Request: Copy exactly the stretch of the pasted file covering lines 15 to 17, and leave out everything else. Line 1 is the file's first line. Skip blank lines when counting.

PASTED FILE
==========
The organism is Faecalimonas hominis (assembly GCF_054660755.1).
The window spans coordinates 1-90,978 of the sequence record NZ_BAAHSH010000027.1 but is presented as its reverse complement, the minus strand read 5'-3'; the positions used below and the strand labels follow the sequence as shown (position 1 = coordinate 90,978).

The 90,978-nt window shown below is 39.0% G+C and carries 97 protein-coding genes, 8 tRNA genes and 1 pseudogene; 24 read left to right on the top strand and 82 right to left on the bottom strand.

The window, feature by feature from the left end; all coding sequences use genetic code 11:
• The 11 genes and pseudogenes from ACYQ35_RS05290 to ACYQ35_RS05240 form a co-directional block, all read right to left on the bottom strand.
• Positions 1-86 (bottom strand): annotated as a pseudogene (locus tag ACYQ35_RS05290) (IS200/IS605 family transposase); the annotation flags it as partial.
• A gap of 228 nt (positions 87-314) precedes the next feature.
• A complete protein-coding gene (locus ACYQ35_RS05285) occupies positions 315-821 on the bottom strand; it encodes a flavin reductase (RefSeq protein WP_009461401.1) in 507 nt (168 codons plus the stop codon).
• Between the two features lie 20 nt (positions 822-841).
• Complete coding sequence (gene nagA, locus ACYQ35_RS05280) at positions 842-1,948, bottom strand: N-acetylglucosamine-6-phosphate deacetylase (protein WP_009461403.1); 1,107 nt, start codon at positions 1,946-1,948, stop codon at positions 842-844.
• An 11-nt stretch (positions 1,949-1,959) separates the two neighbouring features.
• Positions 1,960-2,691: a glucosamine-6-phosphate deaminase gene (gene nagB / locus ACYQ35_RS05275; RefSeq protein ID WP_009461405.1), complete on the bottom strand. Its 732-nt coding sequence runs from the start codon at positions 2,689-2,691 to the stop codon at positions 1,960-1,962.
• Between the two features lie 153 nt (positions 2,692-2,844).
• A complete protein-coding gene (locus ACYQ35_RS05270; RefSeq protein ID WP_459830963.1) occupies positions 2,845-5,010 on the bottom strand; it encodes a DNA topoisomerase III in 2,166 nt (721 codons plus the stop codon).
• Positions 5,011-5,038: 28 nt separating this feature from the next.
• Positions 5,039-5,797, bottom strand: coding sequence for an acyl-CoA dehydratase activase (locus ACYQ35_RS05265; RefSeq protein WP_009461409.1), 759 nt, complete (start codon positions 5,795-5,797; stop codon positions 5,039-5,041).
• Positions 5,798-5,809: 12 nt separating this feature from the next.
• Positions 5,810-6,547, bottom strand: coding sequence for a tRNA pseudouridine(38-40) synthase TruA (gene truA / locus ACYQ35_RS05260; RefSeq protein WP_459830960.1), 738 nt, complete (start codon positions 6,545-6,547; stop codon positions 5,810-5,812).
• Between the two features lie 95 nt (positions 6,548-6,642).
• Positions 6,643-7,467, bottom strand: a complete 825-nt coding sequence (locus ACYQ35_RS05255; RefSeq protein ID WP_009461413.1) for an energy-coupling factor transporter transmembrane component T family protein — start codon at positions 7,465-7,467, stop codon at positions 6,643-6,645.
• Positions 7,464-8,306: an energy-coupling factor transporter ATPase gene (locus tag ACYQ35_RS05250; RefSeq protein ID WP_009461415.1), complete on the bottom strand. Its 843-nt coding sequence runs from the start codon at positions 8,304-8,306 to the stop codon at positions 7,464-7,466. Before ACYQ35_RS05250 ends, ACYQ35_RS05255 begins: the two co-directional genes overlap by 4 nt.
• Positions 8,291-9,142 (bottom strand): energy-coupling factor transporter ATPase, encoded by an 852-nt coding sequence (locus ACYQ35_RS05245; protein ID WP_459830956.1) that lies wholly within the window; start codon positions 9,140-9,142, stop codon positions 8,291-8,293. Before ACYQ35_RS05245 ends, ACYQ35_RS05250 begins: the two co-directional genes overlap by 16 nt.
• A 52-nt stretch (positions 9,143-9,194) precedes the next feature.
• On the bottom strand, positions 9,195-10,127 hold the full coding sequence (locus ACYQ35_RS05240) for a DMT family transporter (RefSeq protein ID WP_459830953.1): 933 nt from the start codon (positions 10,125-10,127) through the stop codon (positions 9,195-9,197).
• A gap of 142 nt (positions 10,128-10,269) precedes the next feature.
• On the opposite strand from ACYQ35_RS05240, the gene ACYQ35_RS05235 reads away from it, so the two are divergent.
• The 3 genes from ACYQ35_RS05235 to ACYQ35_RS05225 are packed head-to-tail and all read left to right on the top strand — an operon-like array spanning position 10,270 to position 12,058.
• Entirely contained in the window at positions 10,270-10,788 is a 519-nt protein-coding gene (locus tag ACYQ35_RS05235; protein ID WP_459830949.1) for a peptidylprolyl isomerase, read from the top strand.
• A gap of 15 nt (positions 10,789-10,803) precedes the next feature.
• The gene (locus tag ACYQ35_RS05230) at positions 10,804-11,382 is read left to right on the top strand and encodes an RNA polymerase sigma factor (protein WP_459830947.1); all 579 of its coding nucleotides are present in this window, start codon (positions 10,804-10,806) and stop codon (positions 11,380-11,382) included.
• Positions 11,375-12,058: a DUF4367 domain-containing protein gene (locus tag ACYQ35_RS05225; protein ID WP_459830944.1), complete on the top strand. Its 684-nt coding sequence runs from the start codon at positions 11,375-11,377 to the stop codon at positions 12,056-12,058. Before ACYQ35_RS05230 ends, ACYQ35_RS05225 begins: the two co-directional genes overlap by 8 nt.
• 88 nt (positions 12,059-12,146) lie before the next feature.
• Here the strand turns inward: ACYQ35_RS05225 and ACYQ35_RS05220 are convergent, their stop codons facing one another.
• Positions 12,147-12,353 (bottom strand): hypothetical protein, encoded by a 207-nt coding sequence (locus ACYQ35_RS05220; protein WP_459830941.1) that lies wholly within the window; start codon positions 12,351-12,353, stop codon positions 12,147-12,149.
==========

• Positions 5,011-5,038: 28 nt separating this feature from the next.
• Positions 5,039-5,797, bottom strand: coding sequence for an acyl-CoA dehydratase activase (locus ACYQ35_RS05265; RefSeq protein WP_009461409.1), 759 nt, complete (start codon positions 5,795-5,797; stop codon positions 5,039-5,041).
• Positions 5,798-5,809: 12 nt separating this feature from the next.